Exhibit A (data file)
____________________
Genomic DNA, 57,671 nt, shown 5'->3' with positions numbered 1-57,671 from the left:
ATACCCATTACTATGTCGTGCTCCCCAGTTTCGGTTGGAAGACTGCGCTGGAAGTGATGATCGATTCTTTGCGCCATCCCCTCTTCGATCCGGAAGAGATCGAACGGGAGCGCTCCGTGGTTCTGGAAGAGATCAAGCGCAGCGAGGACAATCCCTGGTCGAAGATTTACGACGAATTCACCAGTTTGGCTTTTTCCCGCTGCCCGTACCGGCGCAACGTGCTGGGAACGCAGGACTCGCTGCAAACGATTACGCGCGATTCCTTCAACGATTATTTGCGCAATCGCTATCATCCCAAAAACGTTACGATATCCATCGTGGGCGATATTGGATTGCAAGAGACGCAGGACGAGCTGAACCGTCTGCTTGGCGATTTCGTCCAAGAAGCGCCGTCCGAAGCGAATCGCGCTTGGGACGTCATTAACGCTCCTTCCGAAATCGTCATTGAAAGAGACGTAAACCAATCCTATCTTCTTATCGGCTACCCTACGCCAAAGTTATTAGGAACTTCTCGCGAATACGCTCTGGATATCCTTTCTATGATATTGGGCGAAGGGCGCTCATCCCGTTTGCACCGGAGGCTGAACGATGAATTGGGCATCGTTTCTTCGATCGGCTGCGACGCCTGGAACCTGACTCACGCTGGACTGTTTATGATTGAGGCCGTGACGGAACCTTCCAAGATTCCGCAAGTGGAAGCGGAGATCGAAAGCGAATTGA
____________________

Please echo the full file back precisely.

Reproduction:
Genomic DNA, 57,671 nt, shown 5'->3' with positions numbered 1-57,671 from the left:
ATACCCATTACTATGTCGTGCTCCCCAGTTTCGGTTGGAAGACTGCGCTGGAAGTGATGATCGATTCTTTGCGCCATCCCCTCTTCGATCCGGAAGAGATCGAACGGGAGCGCTCCGTGGTTCTGGAAGAGATCAAGCGCAGCGAGGACAATCCCTGGTCGAAGATTTACGACGAATTCACCAGTTTGGCTTTTTCCCGCTGCCCGTACCGGCGCAACGTGCTGGGAACGCAGGACTCGCTGCAAACGATTACGCGCGATTCCTTCAACGATTATTTGCGCAATCGCTATCATCCCAAAAACGTTACGATATCCATCGTGGGCGATATTGGATTGCAAGAGACGCAGGACGAGCTGAACCGTCTGCTTGGCGATTTCGTCCAAGAAGCGCCGTCCGAAGCGAATCGCGCTTGGGACGTCATTAACGCTCCTTCCGAAATCGTCATTGAAAGAGACGTAAACCAATCCTATCTTCTTATCGGCTACCCTACGCCAAAGTTATTAGGAACTTCTCGCGAATACGCTCTGGATATCCTTTCTATGATATTGGGCGAAGGGCGCTCATCCCGTTTGCACCGGAGGCTGAACGATGAATTGGGCATCGTTTCTTCGATCGGCTGCGACGCCTGGAACCTGACTCACGCTGGACTGTTTATGATTGAGGCCGTGACGGAACCTTCCAAGATTCCGCAAGTGGAAGCGGAGATCGAAAGCGAATTGA